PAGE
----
Mary Sibande. The Domba Dance, 2019. Life-size fiberglass, bronze, cotton, and silicone, 157 1/2 × 98 × 118 1/8 in. (400.1 × 248.9 × 300 cm). Courtesy the artist and Kavi Gupta, Chicago. Photo: John Lusis. Image dimensions: 4800px x 3114px
Garmenting: Costume as Contemporary Art Opens March 12, 2022
The Museum of Arts and Design (MAD) will present Garmenting: Costume as Contemporary Art, the first global survey exhibition dedicated to the use of clothing as a medium of visual art. On view March 12 to August 14, 2022, the exhibition examines work by thirty-five international contemporary artists, from established names to emerging voices, several of whom will be exhibiting for the first time in the United States. By either making or altering clothing for expressive purposes, these artists create garments, sculpture, installation, and performance art that transforms dress into a critical tool for exploring issues of subjectivity, identity, and difference.
Garmenting as an artistic strategy emerged during the 1960s and 1970s. Its rise is linked to performance art, as garments used in installations often double as costumes in live and video-based performances. The practice came to increased prominence during the 1990s, its flourishing paralleling the emerging effects of globalization. With its emphasis on craft and the unique object, garmenting has been adopted globally by artists seeking ways to respond to the twenty-first-century blurring of socioeconomic boundaries, cultures, and identities. While some celebrate the hybridization of cultures resulting from globalization, others protest the fading of regional and ethnic traditions and communities; and many do both simultaneously. No matter their perspective, all these artists’ practices were shaped by transnational creative—and commercial—exchange.
The exhibition is guest curated by Alexandra Schwartz, a New York-based art historian, curator, and adjunct professor in the School of Graduate Studies at SUNY | Fashion Institute of Technology. Schwartz remarked, “Despite the current ubiquity of garmenting as a visual arts practice, it has not previously been examined or theorized. This exhibition centers contemporary artists’ exploration of dress as a formal trope and critical tool, using the language of fashion to address fundamental aspects of subjectivity, including gender, class, race, and ethnicity.”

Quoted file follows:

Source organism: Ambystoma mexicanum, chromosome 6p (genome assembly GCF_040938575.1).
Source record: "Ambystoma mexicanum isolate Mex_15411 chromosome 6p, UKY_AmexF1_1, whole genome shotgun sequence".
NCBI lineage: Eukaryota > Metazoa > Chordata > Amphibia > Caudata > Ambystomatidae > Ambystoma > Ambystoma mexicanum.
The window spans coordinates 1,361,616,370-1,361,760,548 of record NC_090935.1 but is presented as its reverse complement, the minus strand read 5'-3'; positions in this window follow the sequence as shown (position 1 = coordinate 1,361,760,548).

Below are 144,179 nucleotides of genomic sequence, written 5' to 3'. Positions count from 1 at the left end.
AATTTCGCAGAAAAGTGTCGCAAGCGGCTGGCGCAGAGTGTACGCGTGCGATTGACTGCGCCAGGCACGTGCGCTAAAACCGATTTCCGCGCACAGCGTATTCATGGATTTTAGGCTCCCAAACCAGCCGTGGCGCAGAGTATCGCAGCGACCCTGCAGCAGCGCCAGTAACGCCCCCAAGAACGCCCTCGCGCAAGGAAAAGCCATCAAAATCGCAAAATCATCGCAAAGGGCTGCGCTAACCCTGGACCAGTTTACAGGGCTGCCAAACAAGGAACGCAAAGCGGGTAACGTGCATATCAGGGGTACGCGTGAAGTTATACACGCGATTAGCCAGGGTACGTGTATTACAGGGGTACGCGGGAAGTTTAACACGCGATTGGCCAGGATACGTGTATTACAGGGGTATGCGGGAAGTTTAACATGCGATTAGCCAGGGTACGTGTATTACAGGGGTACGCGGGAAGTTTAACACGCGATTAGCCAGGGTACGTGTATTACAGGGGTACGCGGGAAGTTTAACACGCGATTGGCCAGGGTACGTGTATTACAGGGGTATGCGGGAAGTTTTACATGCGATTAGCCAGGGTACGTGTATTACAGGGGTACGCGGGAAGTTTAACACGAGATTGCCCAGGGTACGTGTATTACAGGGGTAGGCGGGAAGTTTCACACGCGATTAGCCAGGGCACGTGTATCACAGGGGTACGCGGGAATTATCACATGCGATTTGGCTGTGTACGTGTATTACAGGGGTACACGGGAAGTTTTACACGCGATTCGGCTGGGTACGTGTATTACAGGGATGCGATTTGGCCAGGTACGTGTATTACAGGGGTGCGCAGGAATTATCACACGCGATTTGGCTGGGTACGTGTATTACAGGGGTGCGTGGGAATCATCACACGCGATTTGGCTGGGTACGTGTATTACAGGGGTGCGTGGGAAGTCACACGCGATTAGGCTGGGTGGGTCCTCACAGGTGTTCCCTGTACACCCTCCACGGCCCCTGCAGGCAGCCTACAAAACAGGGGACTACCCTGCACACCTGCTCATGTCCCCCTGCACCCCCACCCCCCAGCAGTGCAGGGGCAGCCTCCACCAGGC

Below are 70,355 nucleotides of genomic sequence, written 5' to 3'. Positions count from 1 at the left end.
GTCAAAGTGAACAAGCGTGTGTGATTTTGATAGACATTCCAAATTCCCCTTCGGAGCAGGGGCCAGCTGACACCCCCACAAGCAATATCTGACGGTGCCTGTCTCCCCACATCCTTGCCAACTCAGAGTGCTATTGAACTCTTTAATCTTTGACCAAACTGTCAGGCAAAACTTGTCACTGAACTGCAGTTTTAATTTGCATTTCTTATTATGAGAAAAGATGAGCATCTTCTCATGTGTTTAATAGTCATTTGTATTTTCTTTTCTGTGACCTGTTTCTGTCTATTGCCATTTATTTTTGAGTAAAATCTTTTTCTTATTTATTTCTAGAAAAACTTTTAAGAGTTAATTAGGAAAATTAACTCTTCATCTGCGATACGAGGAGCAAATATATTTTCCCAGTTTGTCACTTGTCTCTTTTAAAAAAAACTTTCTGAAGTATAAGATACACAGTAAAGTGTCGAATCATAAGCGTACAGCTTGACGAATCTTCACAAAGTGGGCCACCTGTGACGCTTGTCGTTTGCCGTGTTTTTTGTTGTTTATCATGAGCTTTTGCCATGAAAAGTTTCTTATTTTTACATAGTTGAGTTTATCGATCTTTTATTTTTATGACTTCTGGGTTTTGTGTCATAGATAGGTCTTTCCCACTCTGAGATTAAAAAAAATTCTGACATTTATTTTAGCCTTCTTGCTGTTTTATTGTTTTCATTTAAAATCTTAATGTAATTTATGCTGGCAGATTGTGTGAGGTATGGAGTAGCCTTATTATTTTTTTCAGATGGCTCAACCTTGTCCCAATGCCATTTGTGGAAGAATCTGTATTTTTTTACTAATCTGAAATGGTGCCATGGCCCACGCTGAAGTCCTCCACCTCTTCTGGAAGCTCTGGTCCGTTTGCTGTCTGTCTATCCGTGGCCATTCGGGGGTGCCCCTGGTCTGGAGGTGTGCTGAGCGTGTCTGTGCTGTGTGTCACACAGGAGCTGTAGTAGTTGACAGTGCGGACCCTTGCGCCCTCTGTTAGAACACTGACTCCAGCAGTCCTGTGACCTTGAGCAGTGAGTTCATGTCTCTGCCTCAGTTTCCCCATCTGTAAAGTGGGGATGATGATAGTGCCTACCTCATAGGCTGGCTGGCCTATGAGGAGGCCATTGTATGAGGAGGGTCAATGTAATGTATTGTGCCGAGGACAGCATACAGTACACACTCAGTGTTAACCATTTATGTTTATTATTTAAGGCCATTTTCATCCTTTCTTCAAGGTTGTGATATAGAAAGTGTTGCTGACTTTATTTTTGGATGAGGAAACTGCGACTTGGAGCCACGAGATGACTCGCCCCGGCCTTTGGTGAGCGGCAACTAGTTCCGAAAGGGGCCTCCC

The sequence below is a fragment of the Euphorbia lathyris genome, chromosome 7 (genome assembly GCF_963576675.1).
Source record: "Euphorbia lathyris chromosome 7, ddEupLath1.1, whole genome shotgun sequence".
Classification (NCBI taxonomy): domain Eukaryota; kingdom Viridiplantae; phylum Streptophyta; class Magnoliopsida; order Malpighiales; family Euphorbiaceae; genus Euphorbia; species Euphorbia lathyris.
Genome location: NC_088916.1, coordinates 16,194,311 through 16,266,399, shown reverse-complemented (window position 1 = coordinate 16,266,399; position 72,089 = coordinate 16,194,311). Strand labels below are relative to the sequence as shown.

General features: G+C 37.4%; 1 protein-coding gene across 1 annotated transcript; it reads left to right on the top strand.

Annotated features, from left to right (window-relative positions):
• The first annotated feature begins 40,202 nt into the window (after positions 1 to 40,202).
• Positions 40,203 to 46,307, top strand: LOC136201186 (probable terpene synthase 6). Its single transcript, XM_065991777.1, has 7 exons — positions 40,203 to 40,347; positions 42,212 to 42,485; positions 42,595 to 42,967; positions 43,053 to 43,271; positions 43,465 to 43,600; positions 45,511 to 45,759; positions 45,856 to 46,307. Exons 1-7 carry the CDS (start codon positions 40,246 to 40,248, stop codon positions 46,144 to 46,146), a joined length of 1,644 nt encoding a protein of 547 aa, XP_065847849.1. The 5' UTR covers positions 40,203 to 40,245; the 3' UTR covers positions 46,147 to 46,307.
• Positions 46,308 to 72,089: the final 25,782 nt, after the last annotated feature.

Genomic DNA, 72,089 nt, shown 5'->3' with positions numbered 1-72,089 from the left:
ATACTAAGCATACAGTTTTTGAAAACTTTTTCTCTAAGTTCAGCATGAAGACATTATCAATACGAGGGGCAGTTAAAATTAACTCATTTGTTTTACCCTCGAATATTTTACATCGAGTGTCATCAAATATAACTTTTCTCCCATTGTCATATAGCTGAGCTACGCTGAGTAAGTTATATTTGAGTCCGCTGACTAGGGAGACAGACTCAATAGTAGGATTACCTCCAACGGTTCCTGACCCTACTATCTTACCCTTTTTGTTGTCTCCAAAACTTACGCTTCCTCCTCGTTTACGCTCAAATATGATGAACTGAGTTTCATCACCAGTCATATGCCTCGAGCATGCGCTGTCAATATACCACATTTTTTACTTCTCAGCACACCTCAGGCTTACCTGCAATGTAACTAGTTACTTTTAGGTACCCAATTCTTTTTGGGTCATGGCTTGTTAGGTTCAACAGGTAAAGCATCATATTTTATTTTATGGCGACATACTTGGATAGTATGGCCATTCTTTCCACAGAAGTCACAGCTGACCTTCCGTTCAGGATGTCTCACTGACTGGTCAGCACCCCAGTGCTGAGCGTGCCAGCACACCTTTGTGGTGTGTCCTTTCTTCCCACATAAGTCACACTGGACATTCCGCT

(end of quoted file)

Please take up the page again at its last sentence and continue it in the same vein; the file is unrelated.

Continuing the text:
“Garmenting furthers MAD’s mission to connect handcraft and design to the global contemporary art world,” said Elissa Auther, Deputy Director of Curatorial Affairs and William and Mildred Lasdon Chief Curator. “The artists brought together share objectives of upending tired distinctions between the fine and applied arts, creating work that explores the essential relationship between the body and the garments that adorn it.”
The exhibition will comprise garments, sculpture, installation, video, and live performances. Spanning two floors of the Museum, Garmenting includes an introduction to the concept of garmenting and its historical antecedents and is organized around five interrelated themes.
One of the major issues with which garmenting engages is the traditional divide between the fine and applied arts. Garmenting offers a critique of this division by questioning what makes a garment “functional” (i.e., wearable in everyday life) versus “art” (i.e., for exhibition or performance). This section includes early examples of garmenting such as Franz Erhard Walther’s (Germany) interactive Werksatz (First Work Set) [1963-69] and Blue Days (1996) by Louise Bourgeois (France-USA), and continues with works by Annette Messager (France), Wanda Raimundi-Ortiz (USA), Beverly Semmes (USA), Vivan Sundaram (India), and Nazareth Pacheco (Brazil), among others.
Clothing is intimately intertwined with the construction of gender. Traditionally, femininity, and particularly female desirability, has been closely associated with clothing and adornment. Artists in this section, including Zoë Buckman (United Kingdom), Annette Messager (France), and Esmaa Mohamoud (Canada), cast a critical eye on these conventions.